On October 25, 2011, a rogue rainstorm struck Italy's Cinque Terre area, causing floods and mudslides that nearly destroyed the scenic seaside villages of Vernazza and Monterosso—the other three towns, Corniglia, Manarola, and Riomaggiore were not affected. Remarkably, their communities came together—with little to no assistance from the Italian government—and managed to rebuild the two towns in time for the summer tourist season. The majority of the restaurants, B&Bs;, and hotels are now open, but check this list of re–openings from Vernazza, and this list of re–openings from Monterosso, before you go. For more information and updates on which Cinque Terre hiking trails are still undergoing construction, click here.
I visited Italy in May with my family, and the best part of our trip was the time we spent meeting the locals and wandering the five beautiful towns that make up the Cinque Terre on Italy's northwestern coast. We found out firsthand why European tourists had always visited this part of Italy, and why Americans were just starting to flock to it as well. The Cinque Terre even made Budget Travel's list of most beautiful paths, where hiking trails reign and cars are few and far between.
I recently shared my travel tips for visiting Rome. Here are three tips for visiting the Cinque Terre area.
Invest in a Cinque Terre Train Card. For about $12 per adult, the Cinque Terre Card gives you unlimited access to the trails, including the super-scenic Via dell'Amore walk as well as unlimited regional train rides between Levanto and La Spezia until midnight. Just remember to sign the card and validate or stamp it before you board, and you're good to go. The daily train card costs $7 for children ages 4–12, and $10 for anyone over age 70. Families can save by buying the family card for roughly $32, as long as you're traveling with two adults and up to two children under age 12.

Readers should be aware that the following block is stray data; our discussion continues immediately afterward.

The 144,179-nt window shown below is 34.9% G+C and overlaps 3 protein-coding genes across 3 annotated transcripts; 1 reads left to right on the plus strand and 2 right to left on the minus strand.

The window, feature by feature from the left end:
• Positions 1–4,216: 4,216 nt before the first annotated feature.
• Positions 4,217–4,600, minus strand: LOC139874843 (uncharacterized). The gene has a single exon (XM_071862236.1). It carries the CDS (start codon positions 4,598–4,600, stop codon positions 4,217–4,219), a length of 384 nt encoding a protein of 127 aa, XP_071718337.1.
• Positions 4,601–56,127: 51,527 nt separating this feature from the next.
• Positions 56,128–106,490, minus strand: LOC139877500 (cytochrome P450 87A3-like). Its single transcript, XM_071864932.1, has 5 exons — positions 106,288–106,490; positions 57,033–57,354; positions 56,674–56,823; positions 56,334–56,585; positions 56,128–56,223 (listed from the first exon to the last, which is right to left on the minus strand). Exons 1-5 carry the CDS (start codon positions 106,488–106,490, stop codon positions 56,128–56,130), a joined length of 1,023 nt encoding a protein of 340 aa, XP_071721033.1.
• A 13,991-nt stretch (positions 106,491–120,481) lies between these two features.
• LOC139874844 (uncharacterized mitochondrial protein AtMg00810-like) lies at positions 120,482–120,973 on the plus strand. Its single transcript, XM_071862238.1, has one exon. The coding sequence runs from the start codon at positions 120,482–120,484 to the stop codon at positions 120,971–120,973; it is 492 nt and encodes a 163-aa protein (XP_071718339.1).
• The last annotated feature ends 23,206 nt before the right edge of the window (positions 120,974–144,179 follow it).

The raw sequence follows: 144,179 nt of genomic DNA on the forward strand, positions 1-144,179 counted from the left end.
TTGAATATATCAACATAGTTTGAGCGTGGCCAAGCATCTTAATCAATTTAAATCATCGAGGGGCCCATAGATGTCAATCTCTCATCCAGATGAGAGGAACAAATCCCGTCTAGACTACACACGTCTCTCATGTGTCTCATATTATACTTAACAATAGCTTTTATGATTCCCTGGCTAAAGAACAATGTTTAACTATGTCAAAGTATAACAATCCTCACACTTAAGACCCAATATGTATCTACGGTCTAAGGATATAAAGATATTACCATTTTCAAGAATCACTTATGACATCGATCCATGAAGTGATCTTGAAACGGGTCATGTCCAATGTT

Stay in the five Cinque Terre towns, or just outside them. In an attempt to experience more everyday Italian live, we chose to stay in Levanto, one town north of the five towns, and use regional trains (included in the Cinque Terre Train Card mentioned above) to get around. During the summer months, Levanto turns into a major European beach destination, best known for its surfing. It was only a five minute train ride to Monterosso, and twenty minutes to Riomaggiore, the southernmost Cinque Terre town. There were also a number of boat options to reach the five towns, but be flexible, since the phrase "on time" is relative in Italy.
Don't be afraid to talk to the locals, even if your Italian isn't so great. When we finally arrived in Levanto after a long train trip from Lake Como, we were tired, hungry, and lost. Dragging around an over–sized suitcase each wasn't helping either. My sister approached a group of women with baby carriages, and asked for directions in as much Italian as she could muster—at which point one woman waved us over and proceeded to lead us clear across town to the front door of our B&B;, La Rosa dei Venti, where we were greeted with open arms by the owner, Mama Rosa. The amount of kindness shown to complete strangers like us was overwhelming, especially when Mama Rosa gave us a kiss on each cheek and told us we should have dinner at her favorite restaurant, La Loggia, a place we never would have found without her.
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